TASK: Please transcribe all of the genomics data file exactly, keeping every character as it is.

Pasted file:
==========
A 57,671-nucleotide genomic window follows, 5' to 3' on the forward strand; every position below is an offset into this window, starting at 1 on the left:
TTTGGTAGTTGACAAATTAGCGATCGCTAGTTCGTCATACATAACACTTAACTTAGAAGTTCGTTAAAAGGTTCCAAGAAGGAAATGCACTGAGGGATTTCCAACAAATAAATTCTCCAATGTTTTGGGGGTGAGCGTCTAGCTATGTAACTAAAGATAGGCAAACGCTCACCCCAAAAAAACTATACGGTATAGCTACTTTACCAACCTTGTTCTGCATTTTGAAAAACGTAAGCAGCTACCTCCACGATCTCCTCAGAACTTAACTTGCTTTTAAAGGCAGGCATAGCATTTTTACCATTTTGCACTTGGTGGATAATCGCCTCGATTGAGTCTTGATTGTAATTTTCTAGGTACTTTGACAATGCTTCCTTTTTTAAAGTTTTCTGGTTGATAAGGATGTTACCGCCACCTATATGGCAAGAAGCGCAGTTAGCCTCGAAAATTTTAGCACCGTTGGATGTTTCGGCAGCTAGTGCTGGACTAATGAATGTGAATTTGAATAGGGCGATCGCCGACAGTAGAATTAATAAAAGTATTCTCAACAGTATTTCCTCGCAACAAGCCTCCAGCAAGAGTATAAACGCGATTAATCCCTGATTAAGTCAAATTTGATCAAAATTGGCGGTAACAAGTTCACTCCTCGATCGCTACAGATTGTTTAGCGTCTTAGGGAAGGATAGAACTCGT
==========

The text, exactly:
A 57,671-nucleotide genomic window follows, 5' to 3' on the forward strand; every position below is an offset into this window, starting at 1 on the left:
TTTGGTAGTTGACAAATTAGCGATCGCTAGTTCGTCATACATAACACTTAACTTAGAAGTTCGTTAAAAGGTTCCAAGAAGGAAATGCACTGAGGGATTTCCAACAAATAAATTCTCCAATGTTTTGGGGGTGAGCGTCTAGCTATGTAACTAAAGATAGGCAAACGCTCACCCCAAAAAAACTATACGGTATAGCTACTTTACCAACCTTGTTCTGCATTTTGAAAAACGTAAGCAGCTACCTCCACGATCTCCTCAGAACTTAACTTGCTTTTAAAGGCAGGCATAGCATTTTTACCATTTTGCACTTGGTGGATAATCGCCTCGATTGAGTCTTGATTGTAATTTTCTAGGTACTTTGACAATGCTTCCTTTTTTAAAGTTTTCTGGTTGATAAGGATGTTACCGCCACCTATATGGCAAGAAGCGCAGTTAGCCTCGAAAATTTTAGCACCGTTGGATGTTTCGGCAGCTAGTGCTGGACTAATGAATGTGAATTTGAATAGGGCGATCGCCGACAGTAGAATTAATAAAAGTATTCTCAACAGTATTTCCTCGCAACAAGCCTCCAGCAAGAGTATAAACGCGATTAATCCCTGATTAAGTCAAATTTGATCAAAATTGGCGGTAACAAGTTCACTCCTCGATCGCTACAGATTGTTTAGCGTCTTAGGGAAGGATAGAACTCGT